Lidge is studying online for a degree in it from Regis University, a Jesuit college in Denver, Colo.
i like brad lidge. he seems like a nice enough guy. as a former baseball player, i can appreciate a man that wants to prepare for life after baseball. and as one who travels to a new town every night, i can’t begrudge someone who is taking online courses from regis university. those of us with advanced degrees from major universities may me tempted to look down on him, but i applaud him for being interested in education and trying to better himself while he makes a living as a professional athlete. it is certainly better than dog fighting, drunk driving, or shooting yourself in the leg.
now because he is a pitcher, i’m guessing they started him in the introductory courses (which are probably taught by catchers ;- ). and as a former catcher, who has successfully transitioned into life as an archaeologist, i’d like to offer mr. lidge some advice about the differences between baseball and archaeology:
- you no longer have to dig the dirt out with your cleats. you may now use a trowel.
- ‘dig dig dig’ no longer means ‘run quickly.’ dig means dig. when doing archaeology in israel, the proper way to say ‘run quickly’ is, ‘holy sh!t! hezbullah is bombing us again. yallah! yallah! yallah!’
- a balk is no longer a bad thing, in fact, a well-trimmed balk is a great source of much pride.
- sledge handles are just like baseball bats: if you jam yourself when you swing, they will break.
- the flight from los angeles to new york is exactly the same as the flight from los angeles to tel aviv: kosher food, heavy security, and few people speak english on arrival. no difference.
- dugout humor is just as raunchy as square humor, except girls are telling the dirty jokes.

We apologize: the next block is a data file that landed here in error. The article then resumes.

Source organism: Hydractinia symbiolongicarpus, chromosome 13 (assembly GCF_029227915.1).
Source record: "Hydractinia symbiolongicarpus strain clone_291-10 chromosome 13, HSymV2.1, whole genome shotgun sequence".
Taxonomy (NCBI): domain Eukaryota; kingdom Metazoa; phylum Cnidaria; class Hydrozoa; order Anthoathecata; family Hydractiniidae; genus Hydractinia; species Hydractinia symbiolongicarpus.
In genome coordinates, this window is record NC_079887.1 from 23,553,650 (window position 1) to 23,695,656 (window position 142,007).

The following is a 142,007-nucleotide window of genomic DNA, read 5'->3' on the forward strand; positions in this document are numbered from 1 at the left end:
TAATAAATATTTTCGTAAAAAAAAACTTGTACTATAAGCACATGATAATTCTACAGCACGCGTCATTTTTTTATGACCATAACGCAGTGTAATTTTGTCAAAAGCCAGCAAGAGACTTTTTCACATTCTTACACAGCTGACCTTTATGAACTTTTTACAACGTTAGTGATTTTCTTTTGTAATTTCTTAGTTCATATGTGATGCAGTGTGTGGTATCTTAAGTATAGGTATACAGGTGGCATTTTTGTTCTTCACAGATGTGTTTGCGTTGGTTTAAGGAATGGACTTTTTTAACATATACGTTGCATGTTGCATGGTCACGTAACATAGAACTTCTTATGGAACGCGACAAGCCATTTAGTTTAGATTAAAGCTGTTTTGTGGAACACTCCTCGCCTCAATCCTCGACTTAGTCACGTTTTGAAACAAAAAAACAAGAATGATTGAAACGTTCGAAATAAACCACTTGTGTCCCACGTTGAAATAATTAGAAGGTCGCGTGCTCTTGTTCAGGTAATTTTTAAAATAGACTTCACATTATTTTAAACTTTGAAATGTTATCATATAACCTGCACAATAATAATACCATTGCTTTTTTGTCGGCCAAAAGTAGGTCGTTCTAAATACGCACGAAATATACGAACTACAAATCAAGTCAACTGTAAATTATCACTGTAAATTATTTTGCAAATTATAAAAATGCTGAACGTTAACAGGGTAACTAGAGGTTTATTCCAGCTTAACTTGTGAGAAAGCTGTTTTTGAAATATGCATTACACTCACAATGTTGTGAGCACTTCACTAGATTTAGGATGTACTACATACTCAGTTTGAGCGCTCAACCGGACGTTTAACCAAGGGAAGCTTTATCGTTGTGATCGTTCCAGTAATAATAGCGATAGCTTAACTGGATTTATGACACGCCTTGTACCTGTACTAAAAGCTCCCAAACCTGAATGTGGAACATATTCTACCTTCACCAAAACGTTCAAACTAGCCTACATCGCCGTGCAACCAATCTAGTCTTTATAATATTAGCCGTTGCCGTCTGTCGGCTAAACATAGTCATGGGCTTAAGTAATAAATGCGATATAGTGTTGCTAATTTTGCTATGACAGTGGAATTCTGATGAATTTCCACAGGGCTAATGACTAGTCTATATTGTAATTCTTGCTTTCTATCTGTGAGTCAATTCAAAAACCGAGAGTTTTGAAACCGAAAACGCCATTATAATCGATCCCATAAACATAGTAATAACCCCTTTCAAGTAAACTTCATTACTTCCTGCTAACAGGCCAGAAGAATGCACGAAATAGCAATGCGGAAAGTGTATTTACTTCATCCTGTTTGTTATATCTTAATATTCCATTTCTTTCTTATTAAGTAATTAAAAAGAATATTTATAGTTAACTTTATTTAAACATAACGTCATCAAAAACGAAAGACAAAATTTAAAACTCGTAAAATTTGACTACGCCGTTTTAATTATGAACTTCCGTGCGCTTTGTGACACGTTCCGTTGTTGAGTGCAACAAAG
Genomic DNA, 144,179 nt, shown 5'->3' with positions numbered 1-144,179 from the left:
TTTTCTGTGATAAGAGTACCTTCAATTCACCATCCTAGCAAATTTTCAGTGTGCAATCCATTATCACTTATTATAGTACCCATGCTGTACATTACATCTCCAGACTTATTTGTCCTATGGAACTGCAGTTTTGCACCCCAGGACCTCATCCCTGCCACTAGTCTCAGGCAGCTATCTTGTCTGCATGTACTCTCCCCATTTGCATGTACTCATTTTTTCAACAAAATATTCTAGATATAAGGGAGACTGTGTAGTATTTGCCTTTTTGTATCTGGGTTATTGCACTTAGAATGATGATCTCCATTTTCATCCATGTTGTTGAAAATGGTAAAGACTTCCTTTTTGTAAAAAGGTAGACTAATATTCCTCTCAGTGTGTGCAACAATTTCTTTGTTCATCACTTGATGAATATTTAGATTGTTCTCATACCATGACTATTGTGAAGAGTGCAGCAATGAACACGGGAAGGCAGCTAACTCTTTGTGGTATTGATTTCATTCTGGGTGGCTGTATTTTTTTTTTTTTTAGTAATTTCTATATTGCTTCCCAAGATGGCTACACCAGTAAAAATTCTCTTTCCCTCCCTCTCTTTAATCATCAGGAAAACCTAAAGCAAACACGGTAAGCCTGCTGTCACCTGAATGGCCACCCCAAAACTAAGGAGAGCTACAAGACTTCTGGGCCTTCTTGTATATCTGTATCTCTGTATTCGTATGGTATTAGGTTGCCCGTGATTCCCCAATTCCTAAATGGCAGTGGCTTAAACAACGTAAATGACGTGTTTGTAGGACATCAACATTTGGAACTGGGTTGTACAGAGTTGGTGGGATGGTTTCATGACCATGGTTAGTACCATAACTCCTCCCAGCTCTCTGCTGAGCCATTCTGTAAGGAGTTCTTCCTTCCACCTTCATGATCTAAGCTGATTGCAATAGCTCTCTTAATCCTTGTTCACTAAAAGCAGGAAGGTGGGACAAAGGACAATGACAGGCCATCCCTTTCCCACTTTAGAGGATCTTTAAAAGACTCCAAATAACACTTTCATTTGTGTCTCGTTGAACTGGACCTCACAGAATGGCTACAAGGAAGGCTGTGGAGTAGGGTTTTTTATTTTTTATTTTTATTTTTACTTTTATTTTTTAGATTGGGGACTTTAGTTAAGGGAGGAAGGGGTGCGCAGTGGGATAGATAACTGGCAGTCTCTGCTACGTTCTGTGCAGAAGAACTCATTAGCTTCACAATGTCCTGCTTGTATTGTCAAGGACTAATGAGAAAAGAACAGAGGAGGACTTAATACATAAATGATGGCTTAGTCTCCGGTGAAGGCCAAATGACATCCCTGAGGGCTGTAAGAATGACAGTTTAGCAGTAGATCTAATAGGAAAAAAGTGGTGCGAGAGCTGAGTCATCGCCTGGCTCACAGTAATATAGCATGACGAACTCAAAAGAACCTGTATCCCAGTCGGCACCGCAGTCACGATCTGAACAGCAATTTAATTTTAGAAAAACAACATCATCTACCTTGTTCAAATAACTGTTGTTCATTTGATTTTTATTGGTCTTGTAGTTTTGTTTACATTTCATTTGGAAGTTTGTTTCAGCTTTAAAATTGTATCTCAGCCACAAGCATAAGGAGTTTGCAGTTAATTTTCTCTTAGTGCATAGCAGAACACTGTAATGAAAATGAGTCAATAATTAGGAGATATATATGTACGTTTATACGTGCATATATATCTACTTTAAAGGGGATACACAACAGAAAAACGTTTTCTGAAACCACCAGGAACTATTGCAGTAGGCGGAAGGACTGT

- unlike baseball, where the radar measures the speed of a pitch, radar in archaeology measures what’s under the ground.
- a pick off is no longer an attempt to get the runner at first base out. it means the head of your pick has fallen off, probably because the four nails you drove into the handle with a piece of basalt are bent and rusted out.
- baseball is a game of inches; archaeology is a game of centimeters.
- like baseball, you must always wear your hat and gloves.
- like baseball, if you don’t get dirty, you didn’t put in a full day’s work.
so kudos to brad lidge for beginning his biblical archaeology degree while he is still making millions as a ball player. maybe next year, the jaffa cultural heritage project will get a baseball-related sponsor: the red man tobacco excavations at jaffa.
and if you need a tutor in your studies, i’m here to help. if i can help internationally acclaimed movie star and devout catholic nicole kidman with her biblical studies, then i can help you, mr. lidge, transition from baseball to archaeology.
(here’s some extra credit: can anyone come up with more similarities between baseball and archaeology? if so, put them in the comments box below.)